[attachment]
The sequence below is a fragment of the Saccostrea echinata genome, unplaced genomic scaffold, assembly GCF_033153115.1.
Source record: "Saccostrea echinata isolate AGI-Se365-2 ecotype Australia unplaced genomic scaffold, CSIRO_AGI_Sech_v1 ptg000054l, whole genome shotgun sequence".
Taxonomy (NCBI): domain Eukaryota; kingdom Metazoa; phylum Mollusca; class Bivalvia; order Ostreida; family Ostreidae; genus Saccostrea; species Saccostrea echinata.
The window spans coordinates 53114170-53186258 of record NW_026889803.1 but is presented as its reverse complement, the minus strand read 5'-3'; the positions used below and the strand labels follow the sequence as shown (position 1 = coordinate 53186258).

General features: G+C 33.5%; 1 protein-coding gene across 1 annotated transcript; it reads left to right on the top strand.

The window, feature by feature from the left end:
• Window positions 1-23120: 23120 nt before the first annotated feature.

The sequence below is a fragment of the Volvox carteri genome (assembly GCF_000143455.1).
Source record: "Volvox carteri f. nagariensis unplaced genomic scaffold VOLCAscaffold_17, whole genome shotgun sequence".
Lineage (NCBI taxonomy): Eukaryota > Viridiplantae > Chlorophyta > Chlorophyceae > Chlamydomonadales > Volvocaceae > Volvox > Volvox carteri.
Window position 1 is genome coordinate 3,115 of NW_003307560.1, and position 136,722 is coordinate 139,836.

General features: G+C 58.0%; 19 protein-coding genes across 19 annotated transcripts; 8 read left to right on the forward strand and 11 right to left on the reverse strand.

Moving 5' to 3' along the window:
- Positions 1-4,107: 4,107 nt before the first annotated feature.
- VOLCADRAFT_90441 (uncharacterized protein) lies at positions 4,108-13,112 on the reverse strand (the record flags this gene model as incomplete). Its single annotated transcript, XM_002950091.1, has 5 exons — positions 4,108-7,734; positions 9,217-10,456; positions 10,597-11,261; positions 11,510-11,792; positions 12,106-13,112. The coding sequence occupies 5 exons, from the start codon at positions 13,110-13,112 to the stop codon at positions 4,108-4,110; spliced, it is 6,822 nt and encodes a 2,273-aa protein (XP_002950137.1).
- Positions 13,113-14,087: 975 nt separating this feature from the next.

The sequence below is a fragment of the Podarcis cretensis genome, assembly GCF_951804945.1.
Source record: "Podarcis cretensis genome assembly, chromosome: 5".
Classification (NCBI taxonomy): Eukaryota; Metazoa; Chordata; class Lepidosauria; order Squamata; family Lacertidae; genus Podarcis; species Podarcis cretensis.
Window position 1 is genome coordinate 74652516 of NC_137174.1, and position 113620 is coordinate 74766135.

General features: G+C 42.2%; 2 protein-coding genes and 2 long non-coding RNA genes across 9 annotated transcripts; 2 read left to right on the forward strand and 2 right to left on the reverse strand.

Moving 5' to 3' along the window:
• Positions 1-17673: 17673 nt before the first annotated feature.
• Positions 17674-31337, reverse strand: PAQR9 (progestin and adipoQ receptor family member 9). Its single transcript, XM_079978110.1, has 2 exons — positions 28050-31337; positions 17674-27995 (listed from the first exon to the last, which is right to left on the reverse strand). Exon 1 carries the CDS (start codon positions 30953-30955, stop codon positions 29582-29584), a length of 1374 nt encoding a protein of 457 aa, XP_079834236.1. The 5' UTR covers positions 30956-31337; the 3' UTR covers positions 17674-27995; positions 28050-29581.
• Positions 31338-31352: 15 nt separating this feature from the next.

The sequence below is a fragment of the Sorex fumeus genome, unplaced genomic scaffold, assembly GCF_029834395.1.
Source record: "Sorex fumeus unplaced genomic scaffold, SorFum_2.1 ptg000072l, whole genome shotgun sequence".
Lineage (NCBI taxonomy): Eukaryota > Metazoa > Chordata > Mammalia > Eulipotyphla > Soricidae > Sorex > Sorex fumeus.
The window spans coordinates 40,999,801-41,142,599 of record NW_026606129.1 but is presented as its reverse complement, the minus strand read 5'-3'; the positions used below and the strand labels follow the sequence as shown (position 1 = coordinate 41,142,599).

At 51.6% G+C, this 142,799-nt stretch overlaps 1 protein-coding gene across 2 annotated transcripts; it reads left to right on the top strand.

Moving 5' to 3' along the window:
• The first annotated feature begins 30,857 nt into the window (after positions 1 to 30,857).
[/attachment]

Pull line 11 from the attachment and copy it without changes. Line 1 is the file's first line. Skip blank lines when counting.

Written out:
Window position 1 is genome coordinate 3,115 of NW_003307560.1, and position 136,722 is coordinate 139,836.